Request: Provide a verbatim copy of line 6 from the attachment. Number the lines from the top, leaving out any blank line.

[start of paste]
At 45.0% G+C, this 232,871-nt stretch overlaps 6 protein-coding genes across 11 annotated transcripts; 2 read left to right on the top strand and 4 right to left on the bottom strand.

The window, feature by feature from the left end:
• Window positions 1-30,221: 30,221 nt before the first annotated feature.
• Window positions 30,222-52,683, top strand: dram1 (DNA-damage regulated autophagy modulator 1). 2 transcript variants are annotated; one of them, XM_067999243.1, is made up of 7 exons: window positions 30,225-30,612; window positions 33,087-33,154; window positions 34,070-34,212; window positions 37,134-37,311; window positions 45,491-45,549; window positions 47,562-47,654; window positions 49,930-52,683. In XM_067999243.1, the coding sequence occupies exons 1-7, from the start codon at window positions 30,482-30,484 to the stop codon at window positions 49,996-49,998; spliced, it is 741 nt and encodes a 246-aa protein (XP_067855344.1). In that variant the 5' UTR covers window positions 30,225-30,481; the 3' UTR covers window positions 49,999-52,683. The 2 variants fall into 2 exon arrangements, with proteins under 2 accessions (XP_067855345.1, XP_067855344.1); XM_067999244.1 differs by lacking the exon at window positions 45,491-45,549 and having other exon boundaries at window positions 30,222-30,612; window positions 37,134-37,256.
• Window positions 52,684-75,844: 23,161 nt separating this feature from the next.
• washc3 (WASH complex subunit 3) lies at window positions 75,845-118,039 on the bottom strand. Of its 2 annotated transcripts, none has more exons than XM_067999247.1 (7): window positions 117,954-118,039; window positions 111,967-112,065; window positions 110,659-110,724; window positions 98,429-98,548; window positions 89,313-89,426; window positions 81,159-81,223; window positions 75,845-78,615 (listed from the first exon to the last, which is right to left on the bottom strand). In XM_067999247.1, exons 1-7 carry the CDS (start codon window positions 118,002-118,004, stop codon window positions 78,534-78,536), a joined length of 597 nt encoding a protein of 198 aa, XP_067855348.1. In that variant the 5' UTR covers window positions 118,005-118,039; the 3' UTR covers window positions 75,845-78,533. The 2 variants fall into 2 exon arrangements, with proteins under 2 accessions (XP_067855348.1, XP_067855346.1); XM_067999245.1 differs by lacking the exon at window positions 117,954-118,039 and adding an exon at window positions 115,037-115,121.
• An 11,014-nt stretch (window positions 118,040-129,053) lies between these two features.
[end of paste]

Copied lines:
• washc3 (WASH complex subunit 3) lies at window positions 75,845-118,039 on the bottom strand. Of its 2 annotated transcripts, none has more exons than XM_067999247.1 (7): window positions 117,954-118,039; window positions 111,967-112,065; window positions 110,659-110,724; window positions 98,429-98,548; window positions 89,313-89,426; window positions 81,159-81,223; window positions 75,845-78,615 (listed from the first exon to the last, which is right to left on the bottom strand). In XM_067999247.1, exons 1-7 carry the CDS (start codon window positions 118,002-118,004, stop codon window positions 78,534-78,536), a joined length of 597 nt encoding a protein of 198 aa, XP_067855348.1. In that variant the 5' UTR covers window positions 118,005-118,039; the 3' UTR covers window positions 75,845-78,533. The 2 variants fall into 2 exon arrangements, with proteins under 2 accessions (XP_067855348.1, XP_067855346.1); XM_067999245.1 differs by lacking the exon at window positions 117,954-118,039 and adding an exon at window positions 115,037-115,121.